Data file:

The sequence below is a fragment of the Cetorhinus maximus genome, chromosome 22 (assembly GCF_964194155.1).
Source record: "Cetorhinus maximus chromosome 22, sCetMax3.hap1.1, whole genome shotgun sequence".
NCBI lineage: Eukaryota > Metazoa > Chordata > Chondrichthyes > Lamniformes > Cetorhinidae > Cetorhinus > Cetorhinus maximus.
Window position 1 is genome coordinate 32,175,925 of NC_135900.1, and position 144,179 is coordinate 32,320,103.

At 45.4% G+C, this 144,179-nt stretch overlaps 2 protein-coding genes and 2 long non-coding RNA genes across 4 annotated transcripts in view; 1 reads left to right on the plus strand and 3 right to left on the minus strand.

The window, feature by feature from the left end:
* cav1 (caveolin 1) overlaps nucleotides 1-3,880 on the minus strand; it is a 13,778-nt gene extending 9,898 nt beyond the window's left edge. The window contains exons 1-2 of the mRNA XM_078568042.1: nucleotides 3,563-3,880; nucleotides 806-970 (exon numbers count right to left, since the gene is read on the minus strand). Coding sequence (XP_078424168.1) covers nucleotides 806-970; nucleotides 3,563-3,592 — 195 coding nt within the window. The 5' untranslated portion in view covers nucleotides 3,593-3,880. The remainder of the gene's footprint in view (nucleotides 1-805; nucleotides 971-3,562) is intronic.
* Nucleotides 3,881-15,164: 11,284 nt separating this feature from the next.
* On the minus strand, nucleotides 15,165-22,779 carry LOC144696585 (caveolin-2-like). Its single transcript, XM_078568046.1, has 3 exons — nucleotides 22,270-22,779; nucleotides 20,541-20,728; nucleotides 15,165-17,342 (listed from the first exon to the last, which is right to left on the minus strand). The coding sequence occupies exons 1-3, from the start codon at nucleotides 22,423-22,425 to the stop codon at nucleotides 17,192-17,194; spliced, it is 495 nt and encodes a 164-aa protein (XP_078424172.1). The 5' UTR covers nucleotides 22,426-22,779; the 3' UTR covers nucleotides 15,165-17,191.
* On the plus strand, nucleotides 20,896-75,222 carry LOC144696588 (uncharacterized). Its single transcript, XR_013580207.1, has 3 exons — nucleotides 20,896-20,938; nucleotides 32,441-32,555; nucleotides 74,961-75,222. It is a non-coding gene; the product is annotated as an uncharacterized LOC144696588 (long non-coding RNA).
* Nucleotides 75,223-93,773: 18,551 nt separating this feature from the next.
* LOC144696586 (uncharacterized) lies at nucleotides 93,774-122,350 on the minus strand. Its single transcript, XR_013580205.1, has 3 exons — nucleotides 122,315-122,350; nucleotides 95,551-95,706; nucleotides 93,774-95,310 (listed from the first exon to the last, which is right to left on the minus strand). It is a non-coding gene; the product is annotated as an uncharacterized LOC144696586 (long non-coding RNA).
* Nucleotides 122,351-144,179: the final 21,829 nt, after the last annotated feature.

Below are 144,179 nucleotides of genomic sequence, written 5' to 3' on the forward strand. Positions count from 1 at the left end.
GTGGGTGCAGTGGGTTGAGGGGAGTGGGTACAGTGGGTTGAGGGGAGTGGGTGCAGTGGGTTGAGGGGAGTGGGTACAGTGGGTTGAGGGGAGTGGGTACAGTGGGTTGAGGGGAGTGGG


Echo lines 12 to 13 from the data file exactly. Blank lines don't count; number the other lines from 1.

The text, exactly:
* LOC144696586 (uncharacterized) lies at nucleotides 93,774-122,350 on the minus strand. Its single transcript, XR_013580205.1, has 3 exons — nucleotides 122,315-122,350; nucleotides 95,551-95,706; nucleotides 93,774-95,310 (listed from the first exon to the last, which is right to left on the minus strand). It is a non-coding gene; the product is annotated as an uncharacterized LOC144696586 (long non-coding RNA).
* Nucleotides 122,351-144,179: the final 21,829 nt, after the last annotated feature.